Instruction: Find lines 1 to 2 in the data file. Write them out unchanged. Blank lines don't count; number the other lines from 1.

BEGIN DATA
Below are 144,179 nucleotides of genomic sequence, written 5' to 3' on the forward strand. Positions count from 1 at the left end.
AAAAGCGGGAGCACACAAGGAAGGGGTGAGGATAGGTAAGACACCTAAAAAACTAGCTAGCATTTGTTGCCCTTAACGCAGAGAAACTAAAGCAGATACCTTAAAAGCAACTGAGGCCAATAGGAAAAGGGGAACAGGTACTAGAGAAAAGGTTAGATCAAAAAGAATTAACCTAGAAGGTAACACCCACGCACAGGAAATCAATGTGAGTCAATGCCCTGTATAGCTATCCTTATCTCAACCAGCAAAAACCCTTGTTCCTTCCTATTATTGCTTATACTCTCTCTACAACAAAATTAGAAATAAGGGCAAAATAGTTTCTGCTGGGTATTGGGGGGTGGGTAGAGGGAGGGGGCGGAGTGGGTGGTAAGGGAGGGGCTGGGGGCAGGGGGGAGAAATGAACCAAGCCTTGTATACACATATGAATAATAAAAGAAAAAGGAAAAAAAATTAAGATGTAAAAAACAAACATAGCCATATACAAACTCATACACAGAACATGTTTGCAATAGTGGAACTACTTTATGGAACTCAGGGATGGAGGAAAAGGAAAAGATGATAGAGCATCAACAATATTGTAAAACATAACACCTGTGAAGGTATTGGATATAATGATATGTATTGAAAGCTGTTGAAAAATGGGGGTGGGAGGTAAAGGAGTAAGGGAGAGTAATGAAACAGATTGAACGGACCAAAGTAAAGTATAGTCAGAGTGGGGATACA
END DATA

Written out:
Below are 144,179 nucleotides of genomic sequence, written 5' to 3' on the forward strand. Positions count from 1 at the left end.
AAAAGCGGGAGCACACAAGGAAGGGGTGAGGATAGGTAAGACACCTAAAAAACTAGCTAGCATTTGTTGCCCTTAACGCAGAGAAACTAAAGCAGATACCTTAAAAGCAACTGAGGCCAATAGGAAAAGGGGAACAGGTACTAGAGAAAAGGTTAGATCAAAAAGAATTAACCTAGAAGGTAACACCCACGCACAGGAAATCAATGTGAGTCAATGCCCTGTATAGCTATCCTTATCTCAACCAGCAAAAACCCTTGTTCCTTCCTATTATTGCTTATACTCTCTCTACAACAAAATTAGAAATAAGGGCAAAATAGTTTCTGCTGGGTATTGGGGGGTGGGTAGAGGGAGGGGGCGGAGTGGGTGGTAAGGGAGGGGCTGGGGGCAGGGGGGAGAAATGAACCAAGCCTTGTATACACATATGAATAATAAAAGAAAAAGGAAAAAAAATTAAGATGTAAAAAACAAACATAGCCATATACAAACTCATACACAGAACATGTTTGCAATAGTGGAACTACTTTATGGAACTCAGGGATGGAGGAAAAGGAAAAGATGATAGAGCATCAACAATATTGTAAAACATAACACCTGTGAAGGTATTGGATATAATGATATGTATTGAAAGCTGTTGAAAAATGGGGGTGGGAGGTAAAGGAGTAAGGGAGAGTAATGAAACAGATTGAACGGACCAAAGTAAAGTATAGTCAGAGTGGGGATACA